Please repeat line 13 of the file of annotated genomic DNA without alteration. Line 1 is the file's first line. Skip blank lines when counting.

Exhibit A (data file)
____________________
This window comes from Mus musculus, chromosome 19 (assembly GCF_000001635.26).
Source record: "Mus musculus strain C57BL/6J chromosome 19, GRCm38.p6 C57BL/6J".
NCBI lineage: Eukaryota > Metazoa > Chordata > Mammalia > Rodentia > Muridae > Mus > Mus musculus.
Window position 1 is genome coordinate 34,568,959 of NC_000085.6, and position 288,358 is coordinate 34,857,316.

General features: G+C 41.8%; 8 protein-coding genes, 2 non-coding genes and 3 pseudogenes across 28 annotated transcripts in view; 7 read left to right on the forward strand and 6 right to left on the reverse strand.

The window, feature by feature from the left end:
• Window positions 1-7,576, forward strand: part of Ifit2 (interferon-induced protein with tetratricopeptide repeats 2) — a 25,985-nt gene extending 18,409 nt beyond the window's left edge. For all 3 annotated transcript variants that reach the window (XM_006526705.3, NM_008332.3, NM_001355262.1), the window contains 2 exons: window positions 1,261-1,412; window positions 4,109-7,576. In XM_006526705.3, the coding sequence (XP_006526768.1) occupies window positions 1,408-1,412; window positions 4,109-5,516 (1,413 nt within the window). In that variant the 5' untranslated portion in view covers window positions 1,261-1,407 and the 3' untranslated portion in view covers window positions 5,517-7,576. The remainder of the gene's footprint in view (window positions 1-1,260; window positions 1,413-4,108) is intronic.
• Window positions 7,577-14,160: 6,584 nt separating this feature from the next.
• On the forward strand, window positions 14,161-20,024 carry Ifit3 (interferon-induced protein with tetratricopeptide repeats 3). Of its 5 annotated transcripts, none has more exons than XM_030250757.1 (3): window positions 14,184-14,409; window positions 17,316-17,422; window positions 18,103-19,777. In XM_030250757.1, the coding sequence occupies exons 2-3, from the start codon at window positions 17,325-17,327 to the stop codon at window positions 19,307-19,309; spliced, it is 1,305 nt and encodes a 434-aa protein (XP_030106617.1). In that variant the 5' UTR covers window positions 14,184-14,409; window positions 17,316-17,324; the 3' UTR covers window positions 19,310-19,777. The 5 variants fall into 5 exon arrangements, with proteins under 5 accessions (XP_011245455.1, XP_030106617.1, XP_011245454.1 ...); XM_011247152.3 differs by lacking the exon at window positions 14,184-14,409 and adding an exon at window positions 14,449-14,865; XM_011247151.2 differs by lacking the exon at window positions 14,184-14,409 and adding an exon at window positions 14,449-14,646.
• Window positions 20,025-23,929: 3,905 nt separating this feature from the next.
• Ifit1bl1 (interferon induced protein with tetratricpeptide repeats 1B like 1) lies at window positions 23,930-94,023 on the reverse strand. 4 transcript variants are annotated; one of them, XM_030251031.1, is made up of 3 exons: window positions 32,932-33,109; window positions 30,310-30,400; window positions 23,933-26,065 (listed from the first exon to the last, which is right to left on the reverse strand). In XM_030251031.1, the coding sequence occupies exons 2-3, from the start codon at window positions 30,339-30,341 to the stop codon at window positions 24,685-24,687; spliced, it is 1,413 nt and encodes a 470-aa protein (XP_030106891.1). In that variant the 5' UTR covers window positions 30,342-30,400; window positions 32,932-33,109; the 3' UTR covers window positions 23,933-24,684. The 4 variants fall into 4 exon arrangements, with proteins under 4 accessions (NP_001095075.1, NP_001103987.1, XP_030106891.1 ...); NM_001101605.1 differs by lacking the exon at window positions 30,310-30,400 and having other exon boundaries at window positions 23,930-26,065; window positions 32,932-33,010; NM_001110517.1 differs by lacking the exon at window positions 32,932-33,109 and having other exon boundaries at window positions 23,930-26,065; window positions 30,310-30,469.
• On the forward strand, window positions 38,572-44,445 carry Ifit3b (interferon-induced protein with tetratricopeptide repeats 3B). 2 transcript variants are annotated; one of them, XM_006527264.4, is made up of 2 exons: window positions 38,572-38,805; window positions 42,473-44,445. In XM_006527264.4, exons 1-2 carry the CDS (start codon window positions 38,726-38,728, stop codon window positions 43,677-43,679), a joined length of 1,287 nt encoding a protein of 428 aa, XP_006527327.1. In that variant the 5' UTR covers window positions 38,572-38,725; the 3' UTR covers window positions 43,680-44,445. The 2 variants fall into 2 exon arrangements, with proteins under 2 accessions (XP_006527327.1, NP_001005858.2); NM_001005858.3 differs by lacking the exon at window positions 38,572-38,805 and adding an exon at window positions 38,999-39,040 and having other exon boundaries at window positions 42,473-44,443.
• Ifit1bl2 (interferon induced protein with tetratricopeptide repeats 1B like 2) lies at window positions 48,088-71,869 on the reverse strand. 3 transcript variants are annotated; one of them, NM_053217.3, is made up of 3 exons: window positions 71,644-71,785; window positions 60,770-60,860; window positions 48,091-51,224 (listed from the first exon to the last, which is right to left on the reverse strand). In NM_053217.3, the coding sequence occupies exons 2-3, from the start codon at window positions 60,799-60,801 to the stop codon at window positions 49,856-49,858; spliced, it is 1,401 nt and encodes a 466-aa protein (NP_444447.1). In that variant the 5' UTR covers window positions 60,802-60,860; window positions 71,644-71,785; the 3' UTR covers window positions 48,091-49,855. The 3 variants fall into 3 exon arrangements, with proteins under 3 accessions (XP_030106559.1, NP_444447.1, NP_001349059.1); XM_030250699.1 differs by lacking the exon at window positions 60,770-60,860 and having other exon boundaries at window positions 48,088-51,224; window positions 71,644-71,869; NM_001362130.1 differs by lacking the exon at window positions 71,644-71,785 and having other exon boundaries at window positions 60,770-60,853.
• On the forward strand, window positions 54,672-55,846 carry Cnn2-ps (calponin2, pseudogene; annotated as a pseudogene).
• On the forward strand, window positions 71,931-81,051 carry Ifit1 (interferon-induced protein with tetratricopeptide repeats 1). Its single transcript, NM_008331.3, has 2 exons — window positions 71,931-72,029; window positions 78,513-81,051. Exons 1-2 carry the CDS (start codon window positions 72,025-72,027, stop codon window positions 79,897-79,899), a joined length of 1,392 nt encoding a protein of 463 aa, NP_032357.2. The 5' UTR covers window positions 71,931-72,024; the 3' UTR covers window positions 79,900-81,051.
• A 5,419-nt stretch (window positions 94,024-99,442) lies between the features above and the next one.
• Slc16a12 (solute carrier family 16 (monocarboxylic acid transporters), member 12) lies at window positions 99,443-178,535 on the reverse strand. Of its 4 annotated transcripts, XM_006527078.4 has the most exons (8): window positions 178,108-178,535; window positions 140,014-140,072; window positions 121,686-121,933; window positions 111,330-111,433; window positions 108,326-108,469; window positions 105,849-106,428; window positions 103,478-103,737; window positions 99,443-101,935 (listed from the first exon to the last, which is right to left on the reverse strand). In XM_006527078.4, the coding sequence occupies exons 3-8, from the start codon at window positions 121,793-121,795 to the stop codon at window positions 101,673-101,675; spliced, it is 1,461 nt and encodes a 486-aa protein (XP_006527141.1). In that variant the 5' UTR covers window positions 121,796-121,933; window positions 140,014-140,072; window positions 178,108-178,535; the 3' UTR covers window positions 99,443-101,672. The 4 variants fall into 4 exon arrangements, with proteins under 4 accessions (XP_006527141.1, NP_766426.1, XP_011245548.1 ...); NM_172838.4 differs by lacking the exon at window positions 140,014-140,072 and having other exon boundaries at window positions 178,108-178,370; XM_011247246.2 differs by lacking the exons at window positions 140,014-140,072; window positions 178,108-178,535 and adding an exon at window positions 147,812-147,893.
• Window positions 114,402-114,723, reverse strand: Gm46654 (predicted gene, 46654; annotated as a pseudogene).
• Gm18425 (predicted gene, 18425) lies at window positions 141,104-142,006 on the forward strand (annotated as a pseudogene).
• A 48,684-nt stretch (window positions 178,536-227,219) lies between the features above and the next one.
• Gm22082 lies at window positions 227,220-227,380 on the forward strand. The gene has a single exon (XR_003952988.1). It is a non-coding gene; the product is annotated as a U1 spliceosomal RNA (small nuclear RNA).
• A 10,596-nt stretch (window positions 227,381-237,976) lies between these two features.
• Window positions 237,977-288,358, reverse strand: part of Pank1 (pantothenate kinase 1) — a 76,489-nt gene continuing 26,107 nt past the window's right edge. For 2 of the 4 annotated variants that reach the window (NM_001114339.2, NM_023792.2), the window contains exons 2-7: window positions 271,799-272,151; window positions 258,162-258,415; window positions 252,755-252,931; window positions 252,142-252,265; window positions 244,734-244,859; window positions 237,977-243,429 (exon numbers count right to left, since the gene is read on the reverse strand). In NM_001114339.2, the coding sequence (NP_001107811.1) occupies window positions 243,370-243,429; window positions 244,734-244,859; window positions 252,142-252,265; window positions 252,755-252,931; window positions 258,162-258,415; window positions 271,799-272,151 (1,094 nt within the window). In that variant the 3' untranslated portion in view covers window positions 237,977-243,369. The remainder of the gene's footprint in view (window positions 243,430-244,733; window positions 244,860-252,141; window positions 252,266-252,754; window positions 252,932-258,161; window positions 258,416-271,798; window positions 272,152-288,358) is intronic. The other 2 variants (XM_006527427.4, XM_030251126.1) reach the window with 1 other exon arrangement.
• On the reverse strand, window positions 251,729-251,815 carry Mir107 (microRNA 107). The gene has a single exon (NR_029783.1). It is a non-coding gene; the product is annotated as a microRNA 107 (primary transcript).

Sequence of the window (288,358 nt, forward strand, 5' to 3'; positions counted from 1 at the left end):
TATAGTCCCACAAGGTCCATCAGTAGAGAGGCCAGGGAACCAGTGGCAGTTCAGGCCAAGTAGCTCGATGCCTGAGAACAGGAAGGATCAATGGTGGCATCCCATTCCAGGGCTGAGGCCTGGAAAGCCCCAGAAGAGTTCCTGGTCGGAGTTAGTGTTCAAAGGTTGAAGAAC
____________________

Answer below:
• Ifit1bl2 (interferon induced protein with tetratricopeptide repeats 1B like 2) lies at window positions 48,088-71,869 on the reverse strand. 3 transcript variants are annotated; one of them, NM_053217.3, is made up of 3 exons: window positions 71,644-71,785; window positions 60,770-60,860; window positions 48,091-51,224 (listed from the first exon to the last, which is right to left on the reverse strand). In NM_053217.3, the coding sequence occupies exons 2-3, from the start codon at window positions 60,799-60,801 to the stop codon at window positions 49,856-49,858; spliced, it is 1,401 nt and encodes a 466-aa protein (NP_444447.1). In that variant the 5' UTR covers window positions 60,802-60,860; window positions 71,644-71,785; the 3' UTR covers window positions 48,091-49,855. The 3 variants fall into 3 exon arrangements, with proteins under 3 accessions (XP_030106559.1, NP_444447.1, NP_001349059.1); XM_030250699.1 differs by lacking the exon at window positions 60,770-60,860 and having other exon boundaries at window positions 48,088-51,224; window positions 71,644-71,869; NM_001362130.1 differs by lacking the exon at window positions 71,644-71,785 and having other exon boundaries at window positions 60,770-60,853.